Findlay Creek resident Wali Farah was one of approximately 60 participants in one of the Citizens Academy’s first pilot training sessions on how to influence recreation programming decisions at city hall. Citizens’ Academy co-founder Ken Victor, standing, looks on.
When Antonio Misaka tried to organize an event for his tech-based non-profit group with the city, he was met with a brick wall.
“Sometimes we don’t know how things work when it’s related to the city,” said the Britannia Heights resident who works as the system manager for CompuCorps, a technology training and mentorship charity that recycles electronic devices.
Misaka wanted to organize an e-waste drop-off in partnership with the city, but he had “no clue how to get information” from city hall.
Sarah Smythe, a community educator from Stittsville, works with children in Kanata and wants to teach them how to be more involved in their community.
Misaka and Smythe had very different reasons for wanting to engage in civic life when they decided to attend a trial workshop run by a new local organization called the Citizens Academy.
The idea for the academy sprung from founder Ken Victor’s experience observing a similar program in Syracuse, N.Y., last winter. Victor, a lead facilitator with Leadership Ottawa, quickly enlisted his colleague, Manjit Basi, to bring the model to Ottawa.
The idea is to bring citizens from all walks of life together with experts to spark a respectful discussion about the process of engaging with the city and fostering change.
“We came back and on our drive we were just going a mile a minute,” Basi said. “This is what dialogue and learning needs to look like.
“What inspired us was that maybe learning how your municipal government works, which is the level of government closest to you, can actually have citizens engage in a more meaningful and strategic way.”
The pair decided to craft an academy that reflects Ottawa’s unique character.
“Ottawa is full of people who care, who want to do things to make their community better and to make their city better, but sometimes they are overwhelmed,” Basi said. “They don’t know how, they don’t know the right people, they don’t have the networks and they don’t know the process. Sometimes they don’t even know their rights and how they can engage.”
Misaka and Smythe joined approximately 60 people packed into a basement room at the Hintonburg Community Centre on Nov. 15 for the second of two English-language classes. The academy also offered French courses and online sessions as part of a pilot project to test out their model.
The group plans to find additional funding and refine the courses in hopes of offering them in eight-week runs starting next fall. Basi is insistent the courses would always remain free for citizens, but offering sessions tailored to groups to businesses could be done for a fee to keep the organization afloat, she said.
The Nov. 15 session was intended to be about how to get involved in recreation decisions for their communities, who is responsible and how those decisions are made. But presenters and participants were keen to engage in a philosophical discussion about why and how the city offers recreation programs and facilities and who they are geared towards.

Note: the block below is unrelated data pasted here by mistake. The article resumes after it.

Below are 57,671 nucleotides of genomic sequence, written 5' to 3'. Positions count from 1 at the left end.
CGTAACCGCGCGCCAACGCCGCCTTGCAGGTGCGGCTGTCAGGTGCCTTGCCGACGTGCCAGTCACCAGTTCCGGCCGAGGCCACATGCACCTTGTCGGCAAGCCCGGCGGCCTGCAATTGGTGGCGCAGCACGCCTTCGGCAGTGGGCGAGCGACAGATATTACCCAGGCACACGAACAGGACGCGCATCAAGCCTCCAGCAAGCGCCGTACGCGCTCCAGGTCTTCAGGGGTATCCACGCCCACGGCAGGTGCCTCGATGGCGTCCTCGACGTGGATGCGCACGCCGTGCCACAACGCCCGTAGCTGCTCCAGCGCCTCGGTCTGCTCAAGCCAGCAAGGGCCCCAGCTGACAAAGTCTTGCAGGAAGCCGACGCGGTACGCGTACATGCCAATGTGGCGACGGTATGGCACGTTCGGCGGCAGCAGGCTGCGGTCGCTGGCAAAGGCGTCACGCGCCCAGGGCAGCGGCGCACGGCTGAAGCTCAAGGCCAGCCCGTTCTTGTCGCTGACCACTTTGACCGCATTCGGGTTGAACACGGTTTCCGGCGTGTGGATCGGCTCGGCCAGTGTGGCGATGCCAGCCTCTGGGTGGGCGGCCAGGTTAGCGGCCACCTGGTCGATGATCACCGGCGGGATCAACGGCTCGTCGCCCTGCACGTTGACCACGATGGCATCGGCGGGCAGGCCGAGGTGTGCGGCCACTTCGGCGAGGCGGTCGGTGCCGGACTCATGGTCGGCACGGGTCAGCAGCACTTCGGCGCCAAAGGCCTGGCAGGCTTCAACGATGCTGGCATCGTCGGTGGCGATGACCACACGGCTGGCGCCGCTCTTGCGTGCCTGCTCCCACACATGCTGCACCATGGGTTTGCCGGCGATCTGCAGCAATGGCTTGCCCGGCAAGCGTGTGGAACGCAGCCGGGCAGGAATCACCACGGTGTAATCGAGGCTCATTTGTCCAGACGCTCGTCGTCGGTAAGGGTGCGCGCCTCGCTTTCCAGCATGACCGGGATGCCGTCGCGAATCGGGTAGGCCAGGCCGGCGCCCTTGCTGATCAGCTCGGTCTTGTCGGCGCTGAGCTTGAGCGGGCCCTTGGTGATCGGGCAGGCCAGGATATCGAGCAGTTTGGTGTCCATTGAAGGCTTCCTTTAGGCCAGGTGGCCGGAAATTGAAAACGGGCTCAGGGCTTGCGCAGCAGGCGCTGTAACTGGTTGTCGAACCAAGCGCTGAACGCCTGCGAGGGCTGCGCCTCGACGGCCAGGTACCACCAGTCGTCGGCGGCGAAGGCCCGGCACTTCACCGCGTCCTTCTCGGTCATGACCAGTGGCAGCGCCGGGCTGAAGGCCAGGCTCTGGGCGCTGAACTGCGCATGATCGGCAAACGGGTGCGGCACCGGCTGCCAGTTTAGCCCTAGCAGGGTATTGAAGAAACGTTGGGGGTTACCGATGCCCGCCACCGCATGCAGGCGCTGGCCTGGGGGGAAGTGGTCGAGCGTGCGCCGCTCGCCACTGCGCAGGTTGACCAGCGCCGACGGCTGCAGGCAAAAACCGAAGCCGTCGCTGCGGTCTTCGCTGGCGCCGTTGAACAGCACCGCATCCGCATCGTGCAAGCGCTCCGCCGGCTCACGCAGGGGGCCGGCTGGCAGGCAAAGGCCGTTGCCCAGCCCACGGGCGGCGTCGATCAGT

Rideau-Vanier Coun. Mathieu Fleury, a sports management graduate and former city lifeguard, kicked off the discussion with a series of statements to get people thinking, including a question about whether the city is building health care or “sick care.” Recreation can be a preventative health measure or it can include an element of elite-level training. Fleury asked the audience to think about what kinds of goals the city is trying to reach when it develops recreation programs: access for all citizens or athletic training? What is the role of businesses and sports clubs and what is the threshold of the city’s responsibility for recreation, compared to program offered by those other sources?
The group also heard from Kelly Robertson, a West Carleton resident who is the city’s manager of recreation programs, who outlined how the outdoor rink program is a great example of delivering recreation programming through community partnerships. The city provides grants and infrastructure to community groups to run a free-access outdoor skating and hockey rink in neighbourhoods during the winter.
That topic of community partnerships dominated the discussion. Participants wanted to know how the city seeks to engage residents in planning the recreation offerings for their communities and why there aren’t more partnerships with schools and universities that already have facilities in which the city could run programs.
Mohamed Sofa, a community activist who works at the Pinecrest Queensway Community Health Resource Centre, was the last presenter. There were many nodding heads in the audience as he described a collaboration he and other groups set up in his neighbourhood called RecNet so they can get together and collectively determine what community needs are not being met.
But how those ideas can get traction at city hall is another matter and a question that was left somewhat unanswered during the session. Robertson indicated that an idea can start with just one citizen, but whether it will become a program offering is dependant on so many factors. Likewise, participants left with no solid vision for how to set up a community network like RecNet or how successful it would be.
But they did leave the session inspired by the discussion, which opened them up to new ways of thinking about recreational possibilities and priorities for their communities.
Ultimately, igniting activism is the point of the Citizens Academy. “We need citizens to talk about it,” Sofa said. “Until we feel (the need) in the city, nothing will happen.”